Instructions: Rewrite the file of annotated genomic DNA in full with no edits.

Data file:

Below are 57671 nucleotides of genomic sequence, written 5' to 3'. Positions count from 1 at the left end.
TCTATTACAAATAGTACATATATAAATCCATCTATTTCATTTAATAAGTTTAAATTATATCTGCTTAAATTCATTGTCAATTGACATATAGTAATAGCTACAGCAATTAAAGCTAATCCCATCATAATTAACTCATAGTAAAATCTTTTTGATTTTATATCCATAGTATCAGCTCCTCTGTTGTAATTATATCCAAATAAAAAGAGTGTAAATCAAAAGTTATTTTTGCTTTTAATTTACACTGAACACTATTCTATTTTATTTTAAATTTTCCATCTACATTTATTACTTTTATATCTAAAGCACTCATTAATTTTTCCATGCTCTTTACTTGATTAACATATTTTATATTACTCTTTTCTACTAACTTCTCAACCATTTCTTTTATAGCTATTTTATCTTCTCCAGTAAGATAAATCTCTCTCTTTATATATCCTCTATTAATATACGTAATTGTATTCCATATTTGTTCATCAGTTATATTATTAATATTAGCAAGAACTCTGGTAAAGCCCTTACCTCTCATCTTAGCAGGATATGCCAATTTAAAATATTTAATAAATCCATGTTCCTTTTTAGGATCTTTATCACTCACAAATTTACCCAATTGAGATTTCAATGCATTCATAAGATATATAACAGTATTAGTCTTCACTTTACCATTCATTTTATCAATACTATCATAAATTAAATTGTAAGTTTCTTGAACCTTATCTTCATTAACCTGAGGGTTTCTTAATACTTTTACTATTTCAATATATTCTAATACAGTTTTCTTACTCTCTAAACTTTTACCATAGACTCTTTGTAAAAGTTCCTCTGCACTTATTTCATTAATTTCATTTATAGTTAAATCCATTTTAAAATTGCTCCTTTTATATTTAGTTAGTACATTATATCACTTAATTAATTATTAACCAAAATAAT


Below are 57671 nucleotides of genomic sequence, written 5' to 3'. Positions count from 1 at the left end.
TCTATTACAAATAGTACATATATAAATCCATCTATTTCATTTAATAAGTTTAAATTATATCTGCTTAAATTCATTGTCAATTGACATATAGTAATAGCTACAGCAATTAAAGCTAATCCCATCATAATTAACTCATAGTAAAATCTTTTTGATTTTATATCCATAGTATCAGCTCCTCTGTTGTAATTATATCCAAATAAAAAGAGTGTAAATCAAAAGTTATTTTTGCTTTTAATTTACACTGAACACTATTCTATTTTATTTTAAATTTTCCATCTACATTTATTACTTTTATATCTAAAGCACTCATTAATTTTTCCATGCTCTTTACTTGATTAACATATTTTATATTACTCTTTTCTACTAACTTCTCAACCATTTCTTTTATAGCTATTTTATCTTCTCCAGTAAGATAAATCTCTCTCTTTATATATCCTCTATTAATATACGTAATTGTATTCCATATTTGTTCATCAGTTATATTATTAATATTAGCAAGAACTCTGGTAAAGCCCTTACCTCTCATCTTAGCAGGATATGCCAATTTAAAATATTTAATAAATCCATGTTCCTTTTTAGGATCTTTATCACTCACAAATTTACCCAATTGAGATTTCAATGCATTCATAAGATATATAACAGTATTAGTCTTCACTTTACCATTCATTTTATCAATACTATCATAAATTAAATTGTAAGTTTCTTGAACCTTATCTTCATTAACCTGAGGGTTTCTTAATACTTTTACTATTTCAATATATTCTAATACAGTTTTCTTACTCTCTAAACTTTTACCATAGACTCTTTGTAAAAGTTCCTCTGCACTTATTTCATTAATTTCATTTATAGTTAAATCCATTTTAAAATTGCTCCTTTTATATTTAGTTAGTACATTATATCACTTAATTAATTATTAACCAAAATAAT